January 29, 2007

Racism in the very young

There are certain statements out there that you hear again and again, so often that they sort of take on the status of truth. You never examine them for veracity, they just linger in the brush growth section of your mind and form part of the framework of your beliefs. For instance, fish is good for you. Or, racism is not ingrained but rather learned at home from the parents. I believed both of these things. Until now.

I no longer believe racism is learned at home and is not ingrained. That is too damn simple. My new theory is that racism springs from a childís dislike of looking or being different. At some very early point, kids donít like the idea of standing out. They donít like different. If something looks different or is outside of their little group norm-think, they have a tendency to shun it. Thatís my root cause explanation for why the Girl Child told me that she did not want to engage a particular baby sitter because that baby sitter was dark skinned. To be clear, there is no possible way that my children picked up negative attitudes about darker skinned people from me or my wife. We donít have them (as far as I know), we donít talk about attitudes like that, and we do our level best not to judge on appearance. We are particularly careful about what messages we transmit, overtly or quietly, to our children.

I took my little peanut aside after she confessed this and I told her that it was wrong for her to dislike the baby sitter because of the color of her skin. I told her that she didnít even know the baby sitter and it was unacceptable for her to dislike her without knowing her. I told her that there were plenty of people in the world who I disliked but I disliked them for reasons wholly unrelated to their appearance and she too was allowed to dislike people, just not because of they way they looked. I reminder her of how unhappy she was when someone in her class called her the grinch because she did not celebrate Christmas and I told her that the situation there was identical to the situation here Ė someone judged her for reasons having nothing to do with who she was as a person. I then reminded her of an old exercise she did in her last pre-school where she made a list of all the things about her that people could not tell about her just by looking at her (which I blogged about in January 2005). I told her that the point of that was just to look below the surface and not judge based on the appearance. It is completely ok to judge other people, I told her, but it has to be done on a valid basis and the color of anotherís skin is not a valid basis.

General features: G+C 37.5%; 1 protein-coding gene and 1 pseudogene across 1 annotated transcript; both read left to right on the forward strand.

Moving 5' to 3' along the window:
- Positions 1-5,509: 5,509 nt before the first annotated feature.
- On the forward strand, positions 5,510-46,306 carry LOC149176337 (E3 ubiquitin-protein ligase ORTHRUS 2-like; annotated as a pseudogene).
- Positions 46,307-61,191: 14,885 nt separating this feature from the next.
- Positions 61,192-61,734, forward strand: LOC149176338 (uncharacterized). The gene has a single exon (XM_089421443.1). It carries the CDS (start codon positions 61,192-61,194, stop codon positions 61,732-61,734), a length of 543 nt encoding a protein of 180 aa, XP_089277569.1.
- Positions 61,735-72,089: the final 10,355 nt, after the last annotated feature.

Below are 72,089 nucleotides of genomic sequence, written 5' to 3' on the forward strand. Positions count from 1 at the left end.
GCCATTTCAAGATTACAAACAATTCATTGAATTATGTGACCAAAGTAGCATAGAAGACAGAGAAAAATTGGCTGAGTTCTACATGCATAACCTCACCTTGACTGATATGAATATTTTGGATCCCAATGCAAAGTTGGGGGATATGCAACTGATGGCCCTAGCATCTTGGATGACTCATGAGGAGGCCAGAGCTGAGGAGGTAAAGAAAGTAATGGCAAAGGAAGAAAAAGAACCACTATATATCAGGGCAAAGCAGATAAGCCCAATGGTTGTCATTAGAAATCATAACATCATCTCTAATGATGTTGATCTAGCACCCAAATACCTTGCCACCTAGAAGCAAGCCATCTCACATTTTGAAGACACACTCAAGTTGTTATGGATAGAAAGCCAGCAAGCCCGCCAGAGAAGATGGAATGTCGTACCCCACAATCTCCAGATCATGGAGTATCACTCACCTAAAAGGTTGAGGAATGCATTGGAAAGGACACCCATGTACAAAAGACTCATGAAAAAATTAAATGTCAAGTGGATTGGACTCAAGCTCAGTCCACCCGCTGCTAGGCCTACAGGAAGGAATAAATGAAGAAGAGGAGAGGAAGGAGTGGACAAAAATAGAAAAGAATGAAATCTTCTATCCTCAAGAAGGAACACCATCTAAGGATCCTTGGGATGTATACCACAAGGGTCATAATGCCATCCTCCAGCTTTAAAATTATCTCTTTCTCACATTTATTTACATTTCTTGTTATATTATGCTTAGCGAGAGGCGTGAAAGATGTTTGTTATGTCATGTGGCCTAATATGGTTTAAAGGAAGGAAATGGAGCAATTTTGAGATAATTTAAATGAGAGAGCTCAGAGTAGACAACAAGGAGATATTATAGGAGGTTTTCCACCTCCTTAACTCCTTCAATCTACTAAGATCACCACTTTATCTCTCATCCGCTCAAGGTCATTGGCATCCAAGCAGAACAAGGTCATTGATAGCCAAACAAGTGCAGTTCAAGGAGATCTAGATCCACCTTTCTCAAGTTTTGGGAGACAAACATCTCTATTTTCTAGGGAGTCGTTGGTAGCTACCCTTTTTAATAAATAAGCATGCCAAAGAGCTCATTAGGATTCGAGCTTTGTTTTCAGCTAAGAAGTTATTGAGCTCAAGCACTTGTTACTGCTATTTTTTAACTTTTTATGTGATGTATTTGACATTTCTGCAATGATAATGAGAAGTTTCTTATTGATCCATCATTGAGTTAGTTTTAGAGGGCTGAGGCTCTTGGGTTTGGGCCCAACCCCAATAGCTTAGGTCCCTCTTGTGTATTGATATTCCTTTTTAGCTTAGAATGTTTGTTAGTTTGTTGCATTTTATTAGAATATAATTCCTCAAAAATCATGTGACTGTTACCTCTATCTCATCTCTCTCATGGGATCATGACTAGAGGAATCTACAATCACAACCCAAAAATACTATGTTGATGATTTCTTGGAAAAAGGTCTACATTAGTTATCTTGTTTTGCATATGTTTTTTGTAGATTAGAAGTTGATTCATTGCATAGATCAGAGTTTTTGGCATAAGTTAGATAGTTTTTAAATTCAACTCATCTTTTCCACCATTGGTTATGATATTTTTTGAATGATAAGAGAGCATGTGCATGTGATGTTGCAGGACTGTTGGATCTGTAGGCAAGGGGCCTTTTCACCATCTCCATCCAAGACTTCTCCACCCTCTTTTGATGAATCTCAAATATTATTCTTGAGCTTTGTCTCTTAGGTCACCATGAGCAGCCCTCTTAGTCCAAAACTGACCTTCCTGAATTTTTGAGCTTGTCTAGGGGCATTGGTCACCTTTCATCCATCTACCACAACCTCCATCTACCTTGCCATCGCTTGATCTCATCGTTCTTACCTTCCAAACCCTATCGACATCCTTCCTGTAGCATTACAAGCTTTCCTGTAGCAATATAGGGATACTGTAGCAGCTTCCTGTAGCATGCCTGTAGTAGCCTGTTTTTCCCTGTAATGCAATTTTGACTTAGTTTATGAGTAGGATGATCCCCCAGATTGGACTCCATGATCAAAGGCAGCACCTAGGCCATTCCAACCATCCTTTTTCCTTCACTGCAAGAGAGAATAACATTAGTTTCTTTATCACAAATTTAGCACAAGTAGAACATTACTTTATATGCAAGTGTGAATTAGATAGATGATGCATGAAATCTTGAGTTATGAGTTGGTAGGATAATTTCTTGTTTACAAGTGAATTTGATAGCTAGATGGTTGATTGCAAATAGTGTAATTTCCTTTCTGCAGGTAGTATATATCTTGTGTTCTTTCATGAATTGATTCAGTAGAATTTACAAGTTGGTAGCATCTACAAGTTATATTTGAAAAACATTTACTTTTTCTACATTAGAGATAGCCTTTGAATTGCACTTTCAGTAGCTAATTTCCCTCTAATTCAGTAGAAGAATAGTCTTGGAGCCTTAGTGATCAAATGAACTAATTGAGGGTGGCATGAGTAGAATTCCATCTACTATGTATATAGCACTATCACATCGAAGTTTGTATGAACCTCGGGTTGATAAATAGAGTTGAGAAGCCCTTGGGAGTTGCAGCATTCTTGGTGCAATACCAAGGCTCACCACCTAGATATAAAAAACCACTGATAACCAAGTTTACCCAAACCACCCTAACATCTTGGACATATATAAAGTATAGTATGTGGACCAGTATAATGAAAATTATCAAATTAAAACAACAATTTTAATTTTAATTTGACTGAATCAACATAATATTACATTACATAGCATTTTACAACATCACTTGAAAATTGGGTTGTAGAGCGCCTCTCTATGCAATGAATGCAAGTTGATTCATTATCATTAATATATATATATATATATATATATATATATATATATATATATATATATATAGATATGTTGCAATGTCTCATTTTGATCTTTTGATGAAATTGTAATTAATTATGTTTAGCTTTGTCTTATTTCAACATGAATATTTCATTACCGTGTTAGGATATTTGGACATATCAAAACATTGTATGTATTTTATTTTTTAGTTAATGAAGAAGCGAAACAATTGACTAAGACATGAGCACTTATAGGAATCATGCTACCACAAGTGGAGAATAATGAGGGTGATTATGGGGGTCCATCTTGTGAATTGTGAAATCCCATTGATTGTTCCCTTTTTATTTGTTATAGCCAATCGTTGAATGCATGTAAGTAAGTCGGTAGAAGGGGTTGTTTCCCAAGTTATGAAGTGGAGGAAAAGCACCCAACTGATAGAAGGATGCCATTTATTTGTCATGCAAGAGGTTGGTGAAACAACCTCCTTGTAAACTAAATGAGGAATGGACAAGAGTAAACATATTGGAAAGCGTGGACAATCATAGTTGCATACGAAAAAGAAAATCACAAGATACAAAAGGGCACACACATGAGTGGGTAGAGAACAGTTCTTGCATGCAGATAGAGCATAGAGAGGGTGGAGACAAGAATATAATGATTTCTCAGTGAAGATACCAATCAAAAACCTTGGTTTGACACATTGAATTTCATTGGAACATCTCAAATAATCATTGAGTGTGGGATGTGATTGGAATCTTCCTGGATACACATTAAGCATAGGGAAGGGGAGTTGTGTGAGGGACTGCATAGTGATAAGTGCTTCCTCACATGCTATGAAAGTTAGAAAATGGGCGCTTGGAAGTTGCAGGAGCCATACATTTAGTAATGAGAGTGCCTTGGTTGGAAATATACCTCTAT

She seemed to take it all in. She also assured me that no one had been telling her that darker skinned people were bad. I wanted to rule out comments from classmates.

My wife and I were mystified by this turn of events and what could have given rise to it. So, I am sure it is just because of her becoming more and more aware of the world around her.

I didnít tell her, to my wifeís relief, that the world is primarily populated by ass-hats and color is simply not a good predictor of another personís ass-hat level. Politics, on the other hand. . .

By the way, I still basically think fish is good for you, all that shite about mercury to one side. Although, I do note that with all the fish I have eaten, I am better at predicting the ambient room temperature. So maybe it is the mercury.

Seriously, I hope I handled that one ok. I never saw it coming.

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January 27, 2007

New York: Weird but Wonderful

I drove into New York City this morning from the darkest corners of Coastal Connecticut. I was on the FDR at just about 9:15 and I was passing the corner of the FDR and about 120th or 125th street. There he was. A man standing on the corner. He was wearing a faded blue sweatshirt and a blue knitted watch cap of almost identical hue. It was 25 degrees without the wind. And he was just standing there. Well, not just standing there. He was holding something. He was holding an orange in each hand. He also had an orange in his mouth.